April 30, 2014

Let's talk about Mumbai

Andrew Hughes
The Pollard problem: he throws his bat around but not quite like you wanted him to  © BCCI
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By the time you read this, Mumbai may not be bottom of the IPL, although if they are not bottom of the IPL, they will certainly be next to bottom.

Wednesday's game with Hyderabad is a clash of the fallen titans, a primeval mud-wrestling match in which two lightly armoured, medium-sized dinosaurs squabble ineffectually to see who will be last out of the tar pit. As heavyweight bouts go, it's not so much a rumble in the jungle as a rustle in the undergrowth.

So what has gone wrong? Why are last year's all-conquering Intergalactic Champions of T20 rooting around at the foot of the table, hoping that a good showing in the Pepsi Play Nice Politeness League might offset their lack of proper points?

This blog doesn't often dabble in technical cricket analysis, because my credentials in the field of technical cricket analysis are somewhat lacking. I haven't ever played for England. I haven't even played for Worcestershire, and I was thrown out of cricket journalism college for misplacing an apostrophe in a Duncan Fletcher quote.

I have spent a decade or three watching cricket, but then I've also spent a lot of time over the years watching sparrows, and that hasn't helped me to attain more than a shaky grasp of the rudiments of flying, egg-rearing and nest-building.

Still, as a decadent capitalist, I recognise a gap in the market when I see one. ESPNcricinfo is full of qualified people offering informed opinions, but who is catering for those who are looking for uninformed speculation and uneducated guesswork? No one.

So, Mumbai: what's the problem?

Well first of all, there has been a 100% drop in the Sachin quotient. Without him, there is no wind in Mumbai's sails, there is no air in their blue balloon, there is no music in their hearts, there is no seasoning in their sandwiches… well, you get the idea.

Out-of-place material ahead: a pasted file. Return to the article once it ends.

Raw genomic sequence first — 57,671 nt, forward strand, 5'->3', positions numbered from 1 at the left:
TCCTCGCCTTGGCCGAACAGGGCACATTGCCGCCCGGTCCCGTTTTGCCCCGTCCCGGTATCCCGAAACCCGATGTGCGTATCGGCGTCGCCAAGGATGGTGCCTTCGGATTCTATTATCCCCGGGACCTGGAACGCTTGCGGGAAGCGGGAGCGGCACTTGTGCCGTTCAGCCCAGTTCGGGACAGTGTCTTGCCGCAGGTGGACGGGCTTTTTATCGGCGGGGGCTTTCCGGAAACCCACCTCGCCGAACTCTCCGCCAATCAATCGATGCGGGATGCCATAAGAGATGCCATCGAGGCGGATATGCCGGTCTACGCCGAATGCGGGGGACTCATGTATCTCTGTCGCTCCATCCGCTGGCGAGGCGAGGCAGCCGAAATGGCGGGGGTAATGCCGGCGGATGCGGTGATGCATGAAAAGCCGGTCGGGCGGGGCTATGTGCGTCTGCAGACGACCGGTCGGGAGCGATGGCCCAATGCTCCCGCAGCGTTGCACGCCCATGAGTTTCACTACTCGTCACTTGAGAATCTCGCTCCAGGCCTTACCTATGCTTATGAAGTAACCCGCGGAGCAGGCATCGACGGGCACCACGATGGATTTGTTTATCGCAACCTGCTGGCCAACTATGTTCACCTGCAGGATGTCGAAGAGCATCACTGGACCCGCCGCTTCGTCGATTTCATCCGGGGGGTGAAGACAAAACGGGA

Then there's the Pollard problem. This is similar to the predicament of the man who bought Damien Hirst's diamond-studded skull. It's an eye-bogglingly expensive conversation piece, one of the world's top conversation pieces, in fact. But where to put it?

If you mount it over your front door, you get the conversation out of the way early, which is a bit of a waste. On the other hand, if you wait until the guests are leaving before bringing out the skull, then the brilliance of the diamond-skull related conversation is squeezed into the last moments of the evening and you end up wondering what might have been as you tidy away the dips and the untouched champagne bottles.

In fact, Mumbai have a double problem, because as well as a diamond-encrusted skull, they also have a peculiar object d' art from New Zealand: an over-stuffed Kiwi bird that was purchased at the height of the market in a storm of publicity, but which, on closer examination, looks a little dull and ordinary. Do you bring out the work of obscure New Zealand taxidermist Corey J Anderson before the diamond Pollard or after?

Thirdly, Mumbai have contracted a nasty case of the shuffles, an infectious disease common in T20 teams, with symptoms including confusion, indecision, and the overwhelming desire to move Mike Hussey up and down the batting order.

It has also been said that they have too many old players. This is nonsense. Younger cricketers, prone to throwing themselves around with hamstring-endangering abandon can learn much from the way that the older professional conserves energy by refraining from such reckless activities as sprinting, running, bending, jumping or stretching.

So what can Mumbai do about it? Nothing. Not only can they do nothing about it, but they don't need to either, because there's nothing wrong with Mumbai.

All the IPL teams are the same: stuffed with big biffers and wily ball flingers, taking turns to be awful and brilliant, according to the law of cricket averages. Look at Delhi. Complete duffers last season; only partial duffers this year. All Mumbai have to do is pick a team and stick to it and they are bound to start winning sooner or possibly later.

And even if they don't, at least they'll be keeping us entertained.